May 31, 2017 at 5:12 pm
That is correct – you need to read carefully 🙂
August 28, 2016 at 2:52 pm
If such a question was posed to us in an exam, would be okay to assume all the dividents were paid in cash?
August 28, 2016 at 3:18 pm
Yes – unless you were told that there were dividends owing at the beginning and/or end of year (on the Statement of financial position).
July 31, 2016 at 1:24 pm
Hello sir, If dividend payable 1st January 2015 – $80 & 31 Dec 2015-$ 116
Regained earnings show at 1st January 2015 – $36 31st Dec 2015 -$ 95
8 percent redeemable preference share of $1 each. At 1st January 360 31st Dec 240
Profit after tax at 1st January -124 31st Dec -175 What would be the dividend paid? Sir please help me
July 31, 2016 at 1:40 pm
Please don’t post this as a comment on a lecture. You must post it in the Paper F3 Ask the Tutor Forum.
June 19, 2016 at 12:05 pm
In the given information for example 1, it says ‘The asset sold had originally cost $50,000 and had a net book value of $20,000.’
If so, what happens to the deprecation cost of $30,000 that occurs? Or is that already included in the given depreciation of $40,000?
So it is always the Net Book Value we look at when we need the amount for disposal? Do we just disregard the original cost?
June 19, 2016 at 3:07 pm
The depreciation would relate to previous years – we are only interested in this years depreciation charge.
If you are given net book values as the balances, then we only need the net book value of the asset sold.
If the balances are given for both cost and accumulated depreciation, then you need to remove the cost and depreciation of the disposal separately (as normally in the entries for the sale of an asset, as covered in the lectures on depreciation).
June 20, 2016 at 3:56 pm
Thanks for your clear explanation and a quick reply 🙂
June 21, 2016 at 8:23 am
May 11, 2016 at 11:23 pm
Sir, Ive gone through the comments and noticed that several people asked this question, but I still don’t get it. In you example, depreciation amounted to 40,000 as given by the question, you didnt add the depreciation of the asset that was sold though -> $30,000. Why?
I’m only getting confused when I try and apply your method, which is step one to deal with non-current assets to question 19.4 in the BPP revision kit. They add the depreciation of the asset sold to the accumulated depreciation that was calculated in the question. They also work out the non current assets t-account all at cost, rather than carrying value, which we also have? Could you clear this up? I would greatly appreciate it!
May 12, 2016 at 5:55 am
It depends whether the question gives you the cost and accumulated depreciation separately in the Statements of Financial Position or (as in the lecture example) simply gives the net book value in the Statements of Financial Position. Since in this example we only have the net book values, we only adjust by the NBV of the asset sold.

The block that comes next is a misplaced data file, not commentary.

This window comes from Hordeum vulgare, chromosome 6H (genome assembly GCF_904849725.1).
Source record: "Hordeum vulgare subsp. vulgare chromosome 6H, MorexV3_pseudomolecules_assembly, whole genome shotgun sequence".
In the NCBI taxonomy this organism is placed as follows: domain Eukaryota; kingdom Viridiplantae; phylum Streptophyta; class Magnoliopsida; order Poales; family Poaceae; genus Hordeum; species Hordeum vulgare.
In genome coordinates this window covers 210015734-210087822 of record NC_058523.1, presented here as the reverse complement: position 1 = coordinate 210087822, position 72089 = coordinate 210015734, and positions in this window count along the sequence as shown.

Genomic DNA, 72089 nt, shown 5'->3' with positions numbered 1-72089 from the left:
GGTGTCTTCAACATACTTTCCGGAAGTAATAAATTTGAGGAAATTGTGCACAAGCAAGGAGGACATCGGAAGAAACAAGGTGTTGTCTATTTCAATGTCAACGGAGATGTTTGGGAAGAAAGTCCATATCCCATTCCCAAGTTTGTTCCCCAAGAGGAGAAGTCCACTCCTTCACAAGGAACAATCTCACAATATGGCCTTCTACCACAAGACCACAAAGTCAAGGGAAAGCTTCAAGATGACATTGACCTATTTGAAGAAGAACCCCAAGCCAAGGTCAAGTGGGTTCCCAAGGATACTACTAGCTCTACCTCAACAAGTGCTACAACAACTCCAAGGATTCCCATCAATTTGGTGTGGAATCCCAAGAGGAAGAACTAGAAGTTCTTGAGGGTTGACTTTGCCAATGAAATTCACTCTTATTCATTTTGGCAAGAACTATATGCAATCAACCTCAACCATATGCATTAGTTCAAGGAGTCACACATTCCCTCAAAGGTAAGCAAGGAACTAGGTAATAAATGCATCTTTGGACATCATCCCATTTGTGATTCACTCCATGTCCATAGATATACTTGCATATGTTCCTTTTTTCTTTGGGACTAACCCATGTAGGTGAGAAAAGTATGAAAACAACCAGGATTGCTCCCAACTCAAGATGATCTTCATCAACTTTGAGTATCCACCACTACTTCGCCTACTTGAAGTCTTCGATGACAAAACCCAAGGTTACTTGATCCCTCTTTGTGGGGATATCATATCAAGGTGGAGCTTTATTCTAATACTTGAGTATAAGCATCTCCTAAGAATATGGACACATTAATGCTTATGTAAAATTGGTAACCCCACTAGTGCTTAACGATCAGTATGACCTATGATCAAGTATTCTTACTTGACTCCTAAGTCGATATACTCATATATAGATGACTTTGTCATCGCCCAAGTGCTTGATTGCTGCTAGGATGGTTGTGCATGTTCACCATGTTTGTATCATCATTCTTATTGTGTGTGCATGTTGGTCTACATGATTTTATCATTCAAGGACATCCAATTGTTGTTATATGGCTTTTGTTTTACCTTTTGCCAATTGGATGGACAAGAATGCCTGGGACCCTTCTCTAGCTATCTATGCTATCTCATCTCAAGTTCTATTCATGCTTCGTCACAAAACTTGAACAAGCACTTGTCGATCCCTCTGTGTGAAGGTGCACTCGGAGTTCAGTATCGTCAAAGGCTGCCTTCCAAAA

March 4, 2016 at 10:25 am
Dear Mr. John,
First of all let me thank you for your spectscular lectures which helped me clear my F2 paper in just few days.
In the lecture here, you have credited the non current assets with the net value (20000), but in the previous lecture when an asset is sold it was credited at the full actual cost.
Kindly explain why ?
I believe net value is the cost – Accumulated depreciation
March 4, 2016 at 10:56 am
It is because we only know the net book value at the start and end of the period – we do not know the cost and accumulated depreciation.
January 22, 2016 at 2:36 pm
Hi Sir, Can you explain for me in the Example 1, When you calculate the value of acquisition asset during the year = CL+ depreciation + disposal- OB. I just wonder if the Closing balance and OB of the assets on the balance sheet are the net book value ? ( because I think they deducted depreciation twice ?)
Thank you very much, Thao Huyen
January 22, 2016 at 6:14 pm
The values in this question must be at net book value, because that is the final value that shows in the Statement of financial position.
January 23, 2016 at 3:20 am
I think so,but why you less depreciation again? I think the purchase of asset would be by CL + disposal-OB= 545+ 20-410=155 ( your answer is 195 because you also added depreciation????)
January 23, 2016 at 7:59 am
The opening balance will be reduced by the depreciation for the year, reduced by the NBV of the disposals, and increased by the cost of the acquisitions. Since we know what the closing balance is, the acquisitions must be the missing figure.
January 25, 2016 at 7:01 am
I understand now. Thank you very much :).